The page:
16. Censorship – A 2013 film on political exiles, “To Singapore, with Love” by Singaporean director Ms Tan Pin Pin, was given a ‘Not Allowed for All Ratings’, which is effectively a ban on public screenings of the film. In another case a grant for a book was withdrawn .

17. Governance or Control – The Media Development Authority (MDA) has implemented tighter online regulatory controls on website that report regularly on issues and these websites must then post a “performance bond” of $50,000, and also remove any objectionable content within 24 hours of receiving a government order.

18. Public Nuisance Charges have been brought against two individuals. Case is still pending.

19. Contempt of Court – A prominent socio-political blogger, Mr Alex Au was fined S$8,000, in January 2014, for a blog post . The post was seen as ‘scandalising the judiciary’. The appeal was dismissed in Dec 2015.

20. Defamation Act – In May 2014, Mr Roy Ngerng was brought to court under the Defamation Act by Mr Lee Hsien Loong, Singapore’s Prime Minister. Mr Lee’s lawyers made a few demands which Mr Ngerng complied with. But the compensation offered by Mr Ngerng was seen as “derisory” and the case went to trial. The outcome is pending. Mr Ngerng lost his job at a hospital before the case went to trial.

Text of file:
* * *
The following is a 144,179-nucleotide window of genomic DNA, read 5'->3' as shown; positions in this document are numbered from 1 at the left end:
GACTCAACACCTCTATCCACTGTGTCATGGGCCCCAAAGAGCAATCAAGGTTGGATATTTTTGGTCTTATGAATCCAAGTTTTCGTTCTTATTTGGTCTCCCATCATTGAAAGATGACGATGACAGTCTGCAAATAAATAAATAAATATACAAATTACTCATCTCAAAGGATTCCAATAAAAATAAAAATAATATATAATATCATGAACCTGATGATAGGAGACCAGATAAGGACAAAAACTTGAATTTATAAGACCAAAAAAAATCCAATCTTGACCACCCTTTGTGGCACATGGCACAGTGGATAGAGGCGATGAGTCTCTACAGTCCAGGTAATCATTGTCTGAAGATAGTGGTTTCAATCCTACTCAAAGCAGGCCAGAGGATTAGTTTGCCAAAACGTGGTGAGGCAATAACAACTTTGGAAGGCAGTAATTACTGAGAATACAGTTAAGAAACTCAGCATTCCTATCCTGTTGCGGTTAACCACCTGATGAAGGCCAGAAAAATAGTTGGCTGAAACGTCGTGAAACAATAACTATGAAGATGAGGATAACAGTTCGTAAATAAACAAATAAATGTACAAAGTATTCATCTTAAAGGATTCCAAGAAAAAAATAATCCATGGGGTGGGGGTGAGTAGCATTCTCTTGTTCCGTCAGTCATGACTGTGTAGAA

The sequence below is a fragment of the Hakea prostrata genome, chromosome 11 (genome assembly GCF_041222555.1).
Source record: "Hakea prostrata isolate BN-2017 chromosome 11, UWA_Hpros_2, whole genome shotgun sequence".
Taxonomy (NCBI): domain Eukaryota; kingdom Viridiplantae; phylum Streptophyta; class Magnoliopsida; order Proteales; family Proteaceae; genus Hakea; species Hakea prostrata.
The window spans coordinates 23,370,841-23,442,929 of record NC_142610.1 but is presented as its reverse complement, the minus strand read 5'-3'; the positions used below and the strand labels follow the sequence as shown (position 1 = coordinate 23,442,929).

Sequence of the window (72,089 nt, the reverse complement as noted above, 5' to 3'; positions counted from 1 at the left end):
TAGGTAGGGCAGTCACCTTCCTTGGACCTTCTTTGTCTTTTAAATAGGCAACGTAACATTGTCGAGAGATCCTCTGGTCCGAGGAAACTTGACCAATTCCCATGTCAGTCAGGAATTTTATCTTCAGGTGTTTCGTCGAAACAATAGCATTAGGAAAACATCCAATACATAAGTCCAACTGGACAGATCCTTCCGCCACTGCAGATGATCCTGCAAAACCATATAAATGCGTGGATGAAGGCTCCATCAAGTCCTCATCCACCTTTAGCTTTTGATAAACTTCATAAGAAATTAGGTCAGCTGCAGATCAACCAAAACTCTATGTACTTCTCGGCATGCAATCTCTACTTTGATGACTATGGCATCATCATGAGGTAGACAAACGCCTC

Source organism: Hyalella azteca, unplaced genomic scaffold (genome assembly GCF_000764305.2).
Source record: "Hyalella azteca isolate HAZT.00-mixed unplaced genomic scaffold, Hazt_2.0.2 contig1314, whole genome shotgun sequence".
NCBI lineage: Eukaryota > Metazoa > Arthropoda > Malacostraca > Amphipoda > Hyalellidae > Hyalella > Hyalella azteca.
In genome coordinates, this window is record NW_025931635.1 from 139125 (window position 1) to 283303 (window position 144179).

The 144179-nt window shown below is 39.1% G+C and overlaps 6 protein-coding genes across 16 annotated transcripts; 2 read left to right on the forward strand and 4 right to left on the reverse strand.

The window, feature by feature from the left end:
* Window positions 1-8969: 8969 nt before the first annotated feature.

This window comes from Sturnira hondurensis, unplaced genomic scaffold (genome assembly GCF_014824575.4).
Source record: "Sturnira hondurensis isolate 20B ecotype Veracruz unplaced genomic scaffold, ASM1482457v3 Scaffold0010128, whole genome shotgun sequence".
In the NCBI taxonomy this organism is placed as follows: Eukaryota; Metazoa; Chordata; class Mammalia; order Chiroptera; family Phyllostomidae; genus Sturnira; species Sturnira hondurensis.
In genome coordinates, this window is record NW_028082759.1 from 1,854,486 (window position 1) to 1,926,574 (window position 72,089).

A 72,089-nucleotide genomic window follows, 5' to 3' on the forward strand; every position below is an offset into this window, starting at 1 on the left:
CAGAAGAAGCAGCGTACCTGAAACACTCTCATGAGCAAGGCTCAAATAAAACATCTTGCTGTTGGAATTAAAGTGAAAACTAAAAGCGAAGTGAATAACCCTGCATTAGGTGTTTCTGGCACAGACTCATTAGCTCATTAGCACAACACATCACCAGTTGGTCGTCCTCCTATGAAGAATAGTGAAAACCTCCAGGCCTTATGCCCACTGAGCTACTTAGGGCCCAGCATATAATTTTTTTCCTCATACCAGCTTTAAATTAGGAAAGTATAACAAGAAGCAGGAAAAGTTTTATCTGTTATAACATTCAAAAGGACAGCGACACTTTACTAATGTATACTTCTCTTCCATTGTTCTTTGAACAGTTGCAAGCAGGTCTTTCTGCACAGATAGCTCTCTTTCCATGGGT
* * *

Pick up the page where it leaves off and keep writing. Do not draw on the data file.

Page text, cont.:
21. Penal Code – A then 16-year-old, Mr Amos Yee was charged under Sections 298 and Section 292(1)(a) of the Penal Code and found guilty of offending Christians in a YouTube video and of spreading an obscene image of former Prime Minister Lee Kuan Yew and former British Prime Minister Margaret Thatcher. Amos Yee, who had turned 17 while in remand, was charged and sentenced to four weeks jail and given a stern reprimand by the judge. (Please see http://www.channelnewsasia.com/news/singapore/amos-yee-s-appeal-to/2176608.html).

22. Protection From Harassment Act – The Online Citizen (TOC), a social media news portal, wrote an article on a Dr Ting Choon Ming, who alleged that the Ministry of Defence (MINDEF) infringed on his patent rights and forced him to withdraw his case in a legal “battle of attrition”. MINDEF took out a case against TOC to ask, under the Protection from Harassment Act, that the website take down or to post a clarification on the article. Editors of TOC posted a clarification before the application was filed. The court granted MINDEF’s application in May 2015. The case by MINDEF against TOC was thrown out as MINDEF is not an individual.

23. Interactions with Civil Society Organisations – Some advocacy groups find it difficult to register themselves, with some having their applications rejected. Others have to work very hard to find dialogue spaces with government agencies. The Government is conducting more consultations but it is still based on invitations.

Recommendations